philosophy of mathematics
Books, brains, computers — information comes in many guises. But what exactly is information? 
Mathematics is incredibly good at describing the world we live
in. So much so that some people have argued that maths is not just a
tool for describing the world, but that the world is
itself a mathematical structure. Does his claim stand up to scrutiny?

Most of us have a rough
idea that computers are
made up of complicated hardware and software. But perhaps few of us
know that the concept of a computer was envisioned long before these
machines became ubiquitous items in our homes, offices and even
pockets.

Are number, space and time features of the outside world or a result of the brain circuitry we have developed to live in it? Some interesting parallels between modern neuroscience and the mathematics of 19th century mathematician Bernard Riemann. 
On the face of it the Universe is a fairly complex place. But could mathematics ultimately lead to a simple description of it? In fact, should simplicity be a defining feature of a "theory of everything"? We ponder the answers. 
In this, the second part of this series, we look at a mathematical notion of complexity and wonder whether the Universe is just too complex for our tiny little minds to understand. 
Paraconsistent mathematics is a type of mathematics in which contradictions may be true.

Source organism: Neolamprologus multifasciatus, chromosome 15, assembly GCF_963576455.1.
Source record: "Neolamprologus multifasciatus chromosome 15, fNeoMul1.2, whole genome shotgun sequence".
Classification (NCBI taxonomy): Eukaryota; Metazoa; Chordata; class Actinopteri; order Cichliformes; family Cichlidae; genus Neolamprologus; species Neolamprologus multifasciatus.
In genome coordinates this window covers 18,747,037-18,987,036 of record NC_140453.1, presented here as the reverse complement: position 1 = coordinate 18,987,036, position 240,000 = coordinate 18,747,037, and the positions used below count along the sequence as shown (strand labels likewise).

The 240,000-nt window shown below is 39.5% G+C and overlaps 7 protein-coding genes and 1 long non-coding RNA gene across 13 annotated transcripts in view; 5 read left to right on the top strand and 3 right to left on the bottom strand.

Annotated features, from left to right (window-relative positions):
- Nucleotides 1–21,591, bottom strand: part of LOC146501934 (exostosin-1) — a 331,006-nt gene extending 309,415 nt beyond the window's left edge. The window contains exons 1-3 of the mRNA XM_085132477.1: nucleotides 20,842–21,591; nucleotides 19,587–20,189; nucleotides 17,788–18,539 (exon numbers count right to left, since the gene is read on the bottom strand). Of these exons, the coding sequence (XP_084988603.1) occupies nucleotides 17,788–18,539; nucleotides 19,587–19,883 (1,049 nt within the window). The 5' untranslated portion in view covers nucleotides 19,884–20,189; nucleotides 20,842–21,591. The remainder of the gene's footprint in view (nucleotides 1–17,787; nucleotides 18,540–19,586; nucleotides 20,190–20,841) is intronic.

In such a system it is perfectly possible for a statement A and its negation not A to both be true. How can this be, and be coherent? What does it all mean?

We all take for granted that mathematics can be used to describe the world, but when you think about it this fact is rather stunning. This article explores what the applicability of maths says about the various branches of mathematical philosophy. 
In the 1930s the logician Kurt Gödel showed that if you set out proper rules for mathematics, you lose the ability to decide whether certain statements are true or false. This is rather shocking and you may wonder why Gödel's result hasn't wiped out mathematics once and for all. The answer is that, initially at least, the unprovable statements logicians came up with were quite contrived. But are they about to enter mainstream mathematics? 
Many people like mathematics because it gives definite answers. Things are either true or false, and true things seem true in a very fundamental way. But it's not quite like that. You can actually build different versions of maths in which statements are true or false depending on your preference. So is maths just a game in which we choose the rules to suit our purpose? Or is there a "correct" set of rules to use? We find out with the mathematician Hugh Woodin.